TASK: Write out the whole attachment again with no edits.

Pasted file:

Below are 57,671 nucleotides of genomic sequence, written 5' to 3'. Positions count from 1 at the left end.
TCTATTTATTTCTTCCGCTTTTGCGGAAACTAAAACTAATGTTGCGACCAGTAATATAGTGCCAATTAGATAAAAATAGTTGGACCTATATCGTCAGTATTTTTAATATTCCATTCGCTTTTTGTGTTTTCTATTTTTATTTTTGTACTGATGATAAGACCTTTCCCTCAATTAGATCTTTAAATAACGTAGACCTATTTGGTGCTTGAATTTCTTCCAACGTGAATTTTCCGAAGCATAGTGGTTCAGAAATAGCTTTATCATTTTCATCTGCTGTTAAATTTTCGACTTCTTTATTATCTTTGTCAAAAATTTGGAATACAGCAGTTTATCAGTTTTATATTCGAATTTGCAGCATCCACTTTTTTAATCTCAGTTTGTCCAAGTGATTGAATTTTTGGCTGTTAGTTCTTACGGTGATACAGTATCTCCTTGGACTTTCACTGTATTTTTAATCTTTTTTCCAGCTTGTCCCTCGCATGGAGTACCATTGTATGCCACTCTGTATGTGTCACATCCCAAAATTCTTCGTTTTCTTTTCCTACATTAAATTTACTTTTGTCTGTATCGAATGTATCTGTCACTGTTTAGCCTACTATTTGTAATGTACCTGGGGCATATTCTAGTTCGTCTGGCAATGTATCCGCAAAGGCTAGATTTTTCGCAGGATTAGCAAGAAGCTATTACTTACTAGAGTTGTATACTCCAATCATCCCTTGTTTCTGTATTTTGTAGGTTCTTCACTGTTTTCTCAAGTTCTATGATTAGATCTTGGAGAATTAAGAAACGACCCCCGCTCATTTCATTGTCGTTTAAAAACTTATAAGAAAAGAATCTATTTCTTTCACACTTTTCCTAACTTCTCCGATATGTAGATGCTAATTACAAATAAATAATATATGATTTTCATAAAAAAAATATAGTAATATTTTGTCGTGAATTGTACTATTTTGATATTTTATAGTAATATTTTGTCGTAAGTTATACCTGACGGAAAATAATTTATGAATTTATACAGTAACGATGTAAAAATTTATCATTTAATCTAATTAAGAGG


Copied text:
Below are 57,671 nucleotides of genomic sequence, written 5' to 3'. Positions count from 1 at the left end.
TCTATTTATTTCTTCCGCTTTTGCGGAAACTAAAACTAATGTTGCGACCAGTAATATAGTGCCAATTAGATAAAAATAGTTGGACCTATATCGTCAGTATTTTTAATATTCCATTCGCTTTTTGTGTTTTCTATTTTTATTTTTGTACTGATGATAAGACCTTTCCCTCAATTAGATCTTTAAATAACGTAGACCTATTTGGTGCTTGAATTTCTTCCAACGTGAATTTTCCGAAGCATAGTGGTTCAGAAATAGCTTTATCATTTTCATCTGCTGTTAAATTTTCGACTTCTTTATTATCTTTGTCAAAAATTTGGAATACAGCAGTTTATCAGTTTTATATTCGAATTTGCAGCATCCACTTTTTTAATCTCAGTTTGTCCAAGTGATTGAATTTTTGGCTGTTAGTTCTTACGGTGATACAGTATCTCCTTGGACTTTCACTGTATTTTTAATCTTTTTTCCAGCTTGTCCCTCGCATGGAGTACCATTGTATGCCACTCTGTATGTGTCACATCCCAAAATTCTTCGTTTTCTTTTCCTACATTAAATTTACTTTTGTCTGTATCGAATGTATCTGTCACTGTTTAGCCTACTATTTGTAATGTACCTGGGGCATATTCTAGTTCGTCTGGCAATGTATCCGCAAAGGCTAGATTTTTCGCAGGATTAGCAAGAAGCTATTACTTACTAGAGTTGTATACTCCAATCATCCCTTGTTTCTGTATTTTGTAGGTTCTTCACTGTTTTCTCAAGTTCTATGATTAGATCTTGGAGAATTAAGAAACGACCCCCGCTCATTTCATTGTCGTTTAAAAACTTATAAGAAAAGAATCTATTTCTTTCACACTTTTCCTAACTTCTCCGATATGTAGATGCTAATTACAAATAAATAATATATGATTTTCATAAAAAAAATATAGTAATATTTTGTCGTGAATTGTACTATTTTGATATTTTATAGTAATATTTTGTCGTAAGTTATACCTGACGGAAAATAATTTATGAATTTATACAGTAACGATGTAAAAATTTATCATTTAATCTAATTAAGAGG